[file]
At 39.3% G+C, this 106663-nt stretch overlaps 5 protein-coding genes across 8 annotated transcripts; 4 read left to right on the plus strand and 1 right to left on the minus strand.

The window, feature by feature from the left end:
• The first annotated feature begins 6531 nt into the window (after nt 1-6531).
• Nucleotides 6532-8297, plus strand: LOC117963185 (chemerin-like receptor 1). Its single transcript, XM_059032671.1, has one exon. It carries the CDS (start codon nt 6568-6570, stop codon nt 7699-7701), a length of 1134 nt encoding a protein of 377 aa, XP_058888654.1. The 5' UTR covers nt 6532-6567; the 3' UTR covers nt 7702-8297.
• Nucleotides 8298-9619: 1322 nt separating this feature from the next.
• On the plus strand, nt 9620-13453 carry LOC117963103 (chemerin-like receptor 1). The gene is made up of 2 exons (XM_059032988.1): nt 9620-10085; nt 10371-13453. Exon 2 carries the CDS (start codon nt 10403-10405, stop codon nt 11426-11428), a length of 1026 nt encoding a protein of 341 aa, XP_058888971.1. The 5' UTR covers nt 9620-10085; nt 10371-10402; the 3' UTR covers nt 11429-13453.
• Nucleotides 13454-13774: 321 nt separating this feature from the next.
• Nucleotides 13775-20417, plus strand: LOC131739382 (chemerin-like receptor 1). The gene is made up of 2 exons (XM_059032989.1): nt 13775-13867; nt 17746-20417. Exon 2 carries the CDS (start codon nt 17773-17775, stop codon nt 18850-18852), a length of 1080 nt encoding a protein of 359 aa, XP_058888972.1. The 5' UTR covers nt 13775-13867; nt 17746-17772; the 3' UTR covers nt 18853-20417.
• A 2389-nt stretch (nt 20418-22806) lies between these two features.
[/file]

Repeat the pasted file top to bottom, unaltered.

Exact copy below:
At 39.3% G+C, this 106663-nt stretch overlaps 5 protein-coding genes across 8 annotated transcripts; 4 read left to right on the plus strand and 1 right to left on the minus strand.

The window, feature by feature from the left end:
• The first annotated feature begins 6531 nt into the window (after nt 1-6531).
• Nucleotides 6532-8297, plus strand: LOC117963185 (chemerin-like receptor 1). Its single transcript, XM_059032671.1, has one exon. It carries the CDS (start codon nt 6568-6570, stop codon nt 7699-7701), a length of 1134 nt encoding a protein of 377 aa, XP_058888654.1. The 5' UTR covers nt 6532-6567; the 3' UTR covers nt 7702-8297.
• Nucleotides 8298-9619: 1322 nt separating this feature from the next.
• On the plus strand, nt 9620-13453 carry LOC117963103 (chemerin-like receptor 1). The gene is made up of 2 exons (XM_059032988.1): nt 9620-10085; nt 10371-13453. Exon 2 carries the CDS (start codon nt 10403-10405, stop codon nt 11426-11428), a length of 1026 nt encoding a protein of 341 aa, XP_058888971.1. The 5' UTR covers nt 9620-10085; nt 10371-10402; the 3' UTR covers nt 11429-13453.
• Nucleotides 13454-13774: 321 nt separating this feature from the next.
• Nucleotides 13775-20417, plus strand: LOC131739382 (chemerin-like receptor 1). The gene is made up of 2 exons (XM_059032989.1): nt 13775-13867; nt 17746-20417. Exon 2 carries the CDS (start codon nt 17773-17775, stop codon nt 18850-18852), a length of 1080 nt encoding a protein of 359 aa, XP_058888972.1. The 5' UTR covers nt 13775-13867; nt 17746-17772; the 3' UTR covers nt 18853-20417.
• A 2389-nt stretch (nt 20418-22806) lies between these two features.